From Fred Itua, Abuja
THE Senate Committee on Communications has decried the manner Nigeria was ‘shortchanged’ over the reduction of the fine imposed on MTN for operational misconducts by the Nigerian Communications Commission (NCC).
The N1.04 trillion sanction was initially reduced to N780 billion before it was finally slashed to N330 billion.
The Committee alleged that the transaction was fraught with criminal tendencies, insisting that it was perfected secretly, particularly without recourse to due process.
In a letter entitled Re: Settlement between NCC and MTN over fine, dated June 15, 2016, and addressed separately to all involved in the deal, chairman of the committee, Gilbert Nnaji, expressed dismay over the “settlement agreement of N330 billion which was reached with MTN out of a whopping N1.04 trillion.” It summoned all the parties involved to appear before the committee to explain their extent of culpability or otherwise.
“As a Committee and representatives of the Nigerian people, we are saddened about this development at a time when the Nigerian economy needs all the available capital infusion to bolster it. It is our strong opinion that Nigeria has been shortchanged in this whole process on account of the ridiculous settlement payment plan; coupled with the disparity in the exchange rate regime when the fine was imposed ab initio compared with the current prevailing exchange rate when it was agreed to cut the fine to N330 billion,” the committee said.
Specifically, Nnaji lamented that “NCC could engage in such a negotiation that is tainted with a lot of questionable conclusions without the knowledge of the Committee.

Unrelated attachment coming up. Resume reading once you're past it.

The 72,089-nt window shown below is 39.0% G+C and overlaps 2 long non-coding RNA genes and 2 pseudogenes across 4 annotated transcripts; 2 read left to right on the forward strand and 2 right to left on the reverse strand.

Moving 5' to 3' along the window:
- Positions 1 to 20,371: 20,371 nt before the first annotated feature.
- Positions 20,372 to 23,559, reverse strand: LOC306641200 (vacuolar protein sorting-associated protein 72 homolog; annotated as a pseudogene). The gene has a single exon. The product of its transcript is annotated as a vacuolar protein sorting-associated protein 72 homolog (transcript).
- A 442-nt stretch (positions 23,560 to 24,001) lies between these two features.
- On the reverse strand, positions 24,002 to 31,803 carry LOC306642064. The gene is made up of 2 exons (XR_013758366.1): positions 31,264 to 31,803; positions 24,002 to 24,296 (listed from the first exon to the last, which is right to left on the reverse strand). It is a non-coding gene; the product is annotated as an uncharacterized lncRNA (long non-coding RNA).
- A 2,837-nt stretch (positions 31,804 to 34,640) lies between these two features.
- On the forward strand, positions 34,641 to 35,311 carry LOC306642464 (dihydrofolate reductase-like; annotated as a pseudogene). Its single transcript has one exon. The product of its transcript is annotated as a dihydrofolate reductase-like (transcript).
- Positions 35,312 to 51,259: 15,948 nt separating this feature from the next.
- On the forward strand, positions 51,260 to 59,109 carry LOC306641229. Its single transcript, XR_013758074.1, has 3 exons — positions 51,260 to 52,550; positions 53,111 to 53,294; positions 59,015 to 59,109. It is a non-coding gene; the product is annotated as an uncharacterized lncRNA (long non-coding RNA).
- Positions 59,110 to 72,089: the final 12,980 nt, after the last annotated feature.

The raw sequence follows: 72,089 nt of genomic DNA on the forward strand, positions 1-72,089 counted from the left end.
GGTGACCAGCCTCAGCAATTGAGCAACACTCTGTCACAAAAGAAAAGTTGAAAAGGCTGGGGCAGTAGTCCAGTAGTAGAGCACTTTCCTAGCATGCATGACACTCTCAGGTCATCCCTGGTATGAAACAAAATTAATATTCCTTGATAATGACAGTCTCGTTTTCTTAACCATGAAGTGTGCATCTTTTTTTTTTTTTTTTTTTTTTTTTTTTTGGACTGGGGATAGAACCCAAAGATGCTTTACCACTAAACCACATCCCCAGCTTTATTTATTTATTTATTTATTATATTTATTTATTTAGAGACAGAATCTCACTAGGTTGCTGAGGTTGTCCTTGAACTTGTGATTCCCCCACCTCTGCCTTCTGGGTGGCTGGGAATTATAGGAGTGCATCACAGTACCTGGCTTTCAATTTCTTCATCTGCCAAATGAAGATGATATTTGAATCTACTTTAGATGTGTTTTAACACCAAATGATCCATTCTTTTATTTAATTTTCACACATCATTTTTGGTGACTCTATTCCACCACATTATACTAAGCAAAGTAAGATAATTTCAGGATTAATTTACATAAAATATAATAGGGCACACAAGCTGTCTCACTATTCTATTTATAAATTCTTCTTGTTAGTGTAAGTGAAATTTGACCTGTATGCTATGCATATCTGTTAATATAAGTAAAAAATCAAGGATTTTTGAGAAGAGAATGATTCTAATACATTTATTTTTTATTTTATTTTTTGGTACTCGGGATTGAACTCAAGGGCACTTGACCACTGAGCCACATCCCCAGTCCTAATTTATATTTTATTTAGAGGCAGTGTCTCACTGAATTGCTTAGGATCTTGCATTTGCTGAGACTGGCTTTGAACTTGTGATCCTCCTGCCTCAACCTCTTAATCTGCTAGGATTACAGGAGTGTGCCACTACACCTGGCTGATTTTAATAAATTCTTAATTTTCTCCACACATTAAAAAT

“The Committee is worried about this development because it is on record that during our last investigative meeting with all the relevant parties to this matter on Thursday, March 10, 2016, the Committee was informed that the case was still in court and that it was adjourned till March 18. The Committee was not aware of the outcome of the court case neither was it privy to any active negotiation that led to the fine being reduced to N330 billion.
“It is our concern that Nigeria has been shortchanged in this whole process on account of the ridiculous settlement payment plan; coupled with the fact that parties involved in the negotiation were either oblivious of the exchange rate value of the Naira to the Dollar when the sanction was meted originally compared to current exchange rate regime when the value of the Naira is now on the downward slide.
Those summoned include the Minister of Justice and Attorney General of the Federation, the Executive Vice Chairman/CEO of NCC, the Accountant-General of the Federation, Minister of Communications, the Managing Director/CEO of MTN and the governor of the Central Bank of Nigeria (CBN).